Clashes displace over 41,000 people in Darfur: UN
Some 41,000 people have been forced to flee conflict in Darfur so far this year, according to the United Nations Office for Coordination of Humanitarian Affairs (OCHA). It warned that needs for the displaced are significantly higher because relief agencies are largely denied access to East Jebel Marra, where some of the heaviest fighting between government forces, militiamen, and armed rebels takes place. The access denial has also made exact verification of the numbers of refugees impossible.
“To date, aid organisations have assessed and verified the needs of 41,304 people displaced as a result of this conflict,” OCHA reported in its weekly humanitarian update on Sudan. The humanitarian office adjusted the number from the 38,600 newly displaced people aid organisations registered last week.
As of 12 February, the International Organization for Migration has registered an estimated 7,500 displaced people who have taken refuge near the UN-African Union Mission in Darfur (Unamid) team site in Um Baru locality, in the western part of North Darfur. The refugees are mainly women and children. The displaced and the locality commissioner have been discussing a possible allocation from the congested safe zone to a more spacious area in Um Baru.
The UN World Food Programme (WFP), children’s fund (Unicef), refugee agency (UNHCR), and other humanitarian partners provide food, water, sanitation supplies and emergency household kits to displaced people in Um Baru and northern El Fasher. Médecins Sans Frontières-Spain (MSF-E) is awaiting road clearance to deliver 600 emergency household supply kits.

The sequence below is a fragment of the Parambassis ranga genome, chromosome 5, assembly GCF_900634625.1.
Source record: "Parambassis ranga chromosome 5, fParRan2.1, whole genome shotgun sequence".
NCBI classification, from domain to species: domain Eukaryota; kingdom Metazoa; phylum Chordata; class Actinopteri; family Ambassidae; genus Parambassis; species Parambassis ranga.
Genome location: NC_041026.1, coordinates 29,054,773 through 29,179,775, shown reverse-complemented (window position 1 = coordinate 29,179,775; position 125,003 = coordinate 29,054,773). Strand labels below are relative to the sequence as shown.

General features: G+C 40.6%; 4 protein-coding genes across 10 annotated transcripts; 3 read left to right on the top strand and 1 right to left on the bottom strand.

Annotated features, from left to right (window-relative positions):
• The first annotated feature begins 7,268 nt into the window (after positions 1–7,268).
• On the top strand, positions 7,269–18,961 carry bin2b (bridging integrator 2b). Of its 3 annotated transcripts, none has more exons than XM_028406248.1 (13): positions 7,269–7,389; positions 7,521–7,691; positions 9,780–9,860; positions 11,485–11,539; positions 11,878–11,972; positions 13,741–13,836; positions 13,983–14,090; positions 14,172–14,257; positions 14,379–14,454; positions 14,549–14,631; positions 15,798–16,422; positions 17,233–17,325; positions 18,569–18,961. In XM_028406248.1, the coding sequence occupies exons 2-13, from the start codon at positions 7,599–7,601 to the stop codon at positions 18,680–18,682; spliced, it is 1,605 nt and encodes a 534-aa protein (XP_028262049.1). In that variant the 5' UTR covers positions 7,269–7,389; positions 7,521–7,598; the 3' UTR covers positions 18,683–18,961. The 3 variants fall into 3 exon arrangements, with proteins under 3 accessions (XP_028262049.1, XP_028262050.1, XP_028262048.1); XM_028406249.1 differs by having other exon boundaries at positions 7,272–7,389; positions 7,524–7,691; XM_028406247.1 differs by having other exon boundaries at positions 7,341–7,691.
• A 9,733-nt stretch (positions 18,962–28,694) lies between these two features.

El Fasher rural
Humanitarian organisations have verified an estimated 12,000 displaced people in Behair, Majdob, Shagara A,B,C, and Um Hagaleeg in rural El Fasher. International humanitarian actors have distributed emergency household supplies to people in the Shagara villages.
Insecurity in East Jebel Marra worsens further because militia members continue to plunder villages and steal large numbers of livestock. A witness in Um Baru said last week that pro-government militiamen expropriated the areas north of Kutum and in Um Baru and Karnoi localities. “They move in vehicles mounted with automatic weapons, and then divide themselves into two groups. The first group heads directly to the villages to steal the money and properties of the residents. The second group moves to the pasture and steal the livestock in lorries, while they are guarded by gunmen in Land Cruisers," he described their "tactic".
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